Agus Suwage is never subtle with his political and social commentaries; beneath his light, airy voice and mature complexion is a young man at heart whose art is outspoken, multi-faceted and complex.
As one of Indonesia’s most well-known contemporary artists, Suwage has established a reputation for expressing important cultural and socio-political themes through cynicism and satire. These sentiments are fleshed out in the exhibition ‘The Theater of Me’ at Museum MACAN, which examines Suwage’s development as an artist where more than 80 pieces of artwork—ranging from sculpture, installation and painting to drawings—are presented to commemorate his artistic journey over the last 30 years.
“[The exhibition] was planned right before the pandemic, so we had to postpone the launch and paused,” Suwage recalled during a press conference held at the museum. “And during that long hiatus, I had forgotten a lot of the process and the artworks we planned to exhibit. So this is an important moment of rediscovering, reminiscing and rekindling the works I’ve done – just like meeting an old friend.” Though inaudible, his voice and wistful eyes didn’t hide his excitement when sharing this moment with us, “…and [the exhibition] feels like a life album.”
Born in Purworejo in Central Java, Suwage began his practice as a graphic designer, where he studied the discipline and graduated from the Faculty of Art and Design at Institut Teknologi Bandung. His works have been exhibited across Indonesia and abroad such as in Singapore, Malaysia, India, Mexico, the Netherlands and Germany.
Throughout his career, he has delved into a story that is consistent in his work: identity. He explores and expresses the meaning and weight of the word in relation to the socio-political and cultural discourses of his time. Heavily informed by the turbulent events leading up to the Reformation Era in the mid-1990s, in particular the May 1988 Riots, a mixture of hope and fear can be palpably felt in many of the pieces hung and displayed across the museum’s halls and corners.
Upon entering the exhibition hall, visitors are greeted with a monument-esque installation made up of over a thousand glass beer bottles. A golden-winged skeletal figure wearing a turban and wielding a sword perches atop. The piece entitled ‘Monumen yang Menjaga Hankamnas‘ (2012) (Monument that Guards Hankamnas) is a parody of the power-hungry individuals, as well as a critique of an authoritarian disgrace and intolerance. Despite ongoing reforms, Suwage argues that tolerance is still a far-fetched concept that must be fought for.
Suwage’s work is consistently sombre, veiled in dark humour and visualisation, irreverent yet entwined with self-criticism and irony; they silently exude poignant emotions of his journey and the bitter truths he has witnessed through life.
‘Daughter of Democracy’ (1996), for example, was created after the birth of his daughter in 1996, at a time when the ground realities in Jakarta were unsettling. As one of the exhibition’s highlights, Suwage sympathised with the student uprisings and protests that erupted in Jakarta and used this piece to pay tribute to them as a symbol of hope for a new generation and a new democracy.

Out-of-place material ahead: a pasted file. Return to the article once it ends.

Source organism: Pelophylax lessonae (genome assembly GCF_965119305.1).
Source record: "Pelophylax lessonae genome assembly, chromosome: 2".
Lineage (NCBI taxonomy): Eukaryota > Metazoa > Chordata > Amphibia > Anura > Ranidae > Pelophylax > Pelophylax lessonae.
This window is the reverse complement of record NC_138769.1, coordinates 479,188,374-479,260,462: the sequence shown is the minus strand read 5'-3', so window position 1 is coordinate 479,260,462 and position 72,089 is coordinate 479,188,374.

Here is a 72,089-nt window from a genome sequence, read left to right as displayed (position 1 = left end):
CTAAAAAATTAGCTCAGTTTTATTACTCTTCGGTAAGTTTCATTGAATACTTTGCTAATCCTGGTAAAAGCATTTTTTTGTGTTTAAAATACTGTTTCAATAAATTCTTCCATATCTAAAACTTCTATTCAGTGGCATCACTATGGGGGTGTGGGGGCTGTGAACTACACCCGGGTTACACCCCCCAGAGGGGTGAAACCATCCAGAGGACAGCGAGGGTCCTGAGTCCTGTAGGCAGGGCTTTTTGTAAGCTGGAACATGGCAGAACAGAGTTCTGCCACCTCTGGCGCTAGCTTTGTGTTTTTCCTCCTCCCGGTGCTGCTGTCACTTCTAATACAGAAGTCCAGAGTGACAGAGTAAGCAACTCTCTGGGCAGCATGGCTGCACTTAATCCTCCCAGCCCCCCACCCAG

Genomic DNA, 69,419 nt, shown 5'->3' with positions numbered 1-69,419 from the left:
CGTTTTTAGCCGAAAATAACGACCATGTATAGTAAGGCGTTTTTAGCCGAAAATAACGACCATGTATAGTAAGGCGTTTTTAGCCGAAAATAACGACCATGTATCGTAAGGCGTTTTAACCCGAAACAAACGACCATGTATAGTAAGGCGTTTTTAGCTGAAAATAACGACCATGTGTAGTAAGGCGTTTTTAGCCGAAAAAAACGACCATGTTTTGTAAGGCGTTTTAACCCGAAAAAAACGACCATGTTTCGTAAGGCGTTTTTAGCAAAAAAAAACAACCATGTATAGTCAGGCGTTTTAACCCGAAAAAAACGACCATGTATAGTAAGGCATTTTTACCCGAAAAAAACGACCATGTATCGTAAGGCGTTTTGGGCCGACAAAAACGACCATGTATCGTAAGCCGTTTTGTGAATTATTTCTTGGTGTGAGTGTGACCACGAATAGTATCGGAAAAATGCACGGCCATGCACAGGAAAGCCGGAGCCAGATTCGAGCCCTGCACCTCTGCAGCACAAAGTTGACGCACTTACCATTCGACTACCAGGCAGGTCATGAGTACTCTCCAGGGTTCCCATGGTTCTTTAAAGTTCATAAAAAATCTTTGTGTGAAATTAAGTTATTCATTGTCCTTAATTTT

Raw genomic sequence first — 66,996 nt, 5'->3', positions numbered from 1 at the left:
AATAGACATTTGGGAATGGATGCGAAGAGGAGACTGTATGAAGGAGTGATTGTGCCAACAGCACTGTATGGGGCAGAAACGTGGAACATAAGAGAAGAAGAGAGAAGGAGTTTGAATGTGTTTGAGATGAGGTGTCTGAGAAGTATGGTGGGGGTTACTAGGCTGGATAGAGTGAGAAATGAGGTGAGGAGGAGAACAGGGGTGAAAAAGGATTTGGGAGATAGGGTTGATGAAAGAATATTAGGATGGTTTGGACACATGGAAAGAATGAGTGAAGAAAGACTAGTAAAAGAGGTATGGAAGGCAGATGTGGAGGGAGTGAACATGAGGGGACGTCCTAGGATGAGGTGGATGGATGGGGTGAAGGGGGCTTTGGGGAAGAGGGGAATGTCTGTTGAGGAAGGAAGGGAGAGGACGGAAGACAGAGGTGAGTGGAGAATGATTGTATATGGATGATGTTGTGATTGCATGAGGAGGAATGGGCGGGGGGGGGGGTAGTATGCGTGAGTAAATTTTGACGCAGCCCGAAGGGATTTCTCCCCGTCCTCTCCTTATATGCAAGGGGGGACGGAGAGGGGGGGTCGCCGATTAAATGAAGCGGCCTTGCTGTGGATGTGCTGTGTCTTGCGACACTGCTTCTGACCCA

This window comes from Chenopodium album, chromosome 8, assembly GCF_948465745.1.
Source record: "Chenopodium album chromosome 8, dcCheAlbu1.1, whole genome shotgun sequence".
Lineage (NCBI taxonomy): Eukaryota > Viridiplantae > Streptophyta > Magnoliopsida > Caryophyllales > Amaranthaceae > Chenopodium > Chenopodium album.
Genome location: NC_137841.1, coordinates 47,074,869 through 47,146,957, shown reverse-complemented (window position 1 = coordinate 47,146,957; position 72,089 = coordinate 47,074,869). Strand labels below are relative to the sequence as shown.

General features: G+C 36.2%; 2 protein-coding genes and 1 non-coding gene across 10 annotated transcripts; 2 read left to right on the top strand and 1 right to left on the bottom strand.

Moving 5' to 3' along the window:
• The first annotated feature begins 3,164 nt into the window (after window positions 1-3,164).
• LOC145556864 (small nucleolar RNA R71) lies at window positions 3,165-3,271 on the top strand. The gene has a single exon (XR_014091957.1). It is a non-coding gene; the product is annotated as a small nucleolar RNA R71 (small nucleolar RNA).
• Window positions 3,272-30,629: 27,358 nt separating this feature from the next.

Notably, self-portraits depicted in a variety of bizarre, unsettling and entertaining ways, make up for the majority of the exhibition pieces. Characterising Suwage’s self-portraiture practice, it is a mark that sets him apart as a contemporary artist.
“We see Suwage imitating animals and portraying himself in the likeness of dictators, mavericks and vulnerable people,” said Aaron Seeto, Director of Museum MACAN. Suwage’s constant reflection of the self is hidden beneath the irony and satire that adorn his self-portraits. “Agus Suwage’s self-portrait reflects how he defines and redefines his identity as an artist. He also believes that before criticising others, one must be self-critical and address one’s own flaws,” added Seeto. ‘Potret Diri dan Panggung Sandiwara’ (2019) is one of the many self-portrait pieces created by Suwage before the pandemic that is being presented to the public for the first time.
Other notable pieces of the exhibition are ‘100 Drawing dan 720 Hari’ (2012 – 2014) (100 Drawing and 720 Days), which presents an intimate and more observational look into Suwage’s artistic narrative while practising a wet-on-wet watercolour technique. ‘Toys ‘S’ Us’ (2003) and ‘Passion Play’ (2009) pose as critiques against the complex relationships of an artist in a commercialised world. Another body of work entitled ‘Too Young to Die, Too Old to Rock N’ Roll Series’ (2007 – 2009) is also on display, where skulls and skeletons are used as imagery of life and death.
For 30 years of traversing through moments and riding on the peaks and troughs of life, art has and will remain a constant entity to Agus Suwage. When asked what lies ahead, the artist simply answered, “Art is the medication to my soul and I’ll always be making it for as long as I live.”
‘Agus Suwage: Theater of Me’ will run from 4 June to 15 October 2022 at Museum MACAN. For more details and booking information, click here.